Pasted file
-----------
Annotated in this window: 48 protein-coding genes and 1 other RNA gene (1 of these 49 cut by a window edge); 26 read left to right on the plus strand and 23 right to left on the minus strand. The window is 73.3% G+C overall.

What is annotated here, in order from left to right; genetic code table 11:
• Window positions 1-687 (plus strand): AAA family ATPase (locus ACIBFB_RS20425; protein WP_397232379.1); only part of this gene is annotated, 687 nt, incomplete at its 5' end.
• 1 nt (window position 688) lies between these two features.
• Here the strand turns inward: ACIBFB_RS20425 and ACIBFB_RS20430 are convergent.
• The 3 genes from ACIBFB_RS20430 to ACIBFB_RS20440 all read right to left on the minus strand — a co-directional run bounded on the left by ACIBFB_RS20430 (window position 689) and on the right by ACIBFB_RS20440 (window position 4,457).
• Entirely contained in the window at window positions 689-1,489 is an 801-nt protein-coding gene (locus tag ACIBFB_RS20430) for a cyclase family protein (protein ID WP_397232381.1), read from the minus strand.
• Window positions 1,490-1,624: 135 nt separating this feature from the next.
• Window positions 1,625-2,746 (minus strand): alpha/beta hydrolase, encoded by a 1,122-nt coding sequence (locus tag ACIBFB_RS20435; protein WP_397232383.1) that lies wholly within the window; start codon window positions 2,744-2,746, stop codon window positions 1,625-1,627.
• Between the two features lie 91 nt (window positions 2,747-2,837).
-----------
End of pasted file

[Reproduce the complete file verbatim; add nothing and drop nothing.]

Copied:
Annotated in this window: 48 protein-coding genes and 1 other RNA gene (1 of these 49 cut by a window edge); 26 read left to right on the plus strand and 23 right to left on the minus strand. The window is 73.3% G+C overall.

What is annotated here, in order from left to right; genetic code table 11:
• Window positions 1-687 (plus strand): AAA family ATPase (locus ACIBFB_RS20425; protein WP_397232379.1); only part of this gene is annotated, 687 nt, incomplete at its 5' end.
• 1 nt (window position 688) lies between these two features.
• Here the strand turns inward: ACIBFB_RS20425 and ACIBFB_RS20430 are convergent.
• The 3 genes from ACIBFB_RS20430 to ACIBFB_RS20440 all read right to left on the minus strand — a co-directional run bounded on the left by ACIBFB_RS20430 (window position 689) and on the right by ACIBFB_RS20440 (window position 4,457).
• Entirely contained in the window at window positions 689-1,489 is an 801-nt protein-coding gene (locus tag ACIBFB_RS20430) for a cyclase family protein (protein ID WP_397232381.1), read from the minus strand.
• Window positions 1,490-1,624: 135 nt separating this feature from the next.
• Window positions 1,625-2,746 (minus strand): alpha/beta hydrolase, encoded by a 1,122-nt coding sequence (locus tag ACIBFB_RS20435; protein WP_397232383.1) that lies wholly within the window; start codon window positions 2,744-2,746, stop codon window positions 1,625-1,627.
• Between the two features lie 91 nt (window positions 2,747-2,837).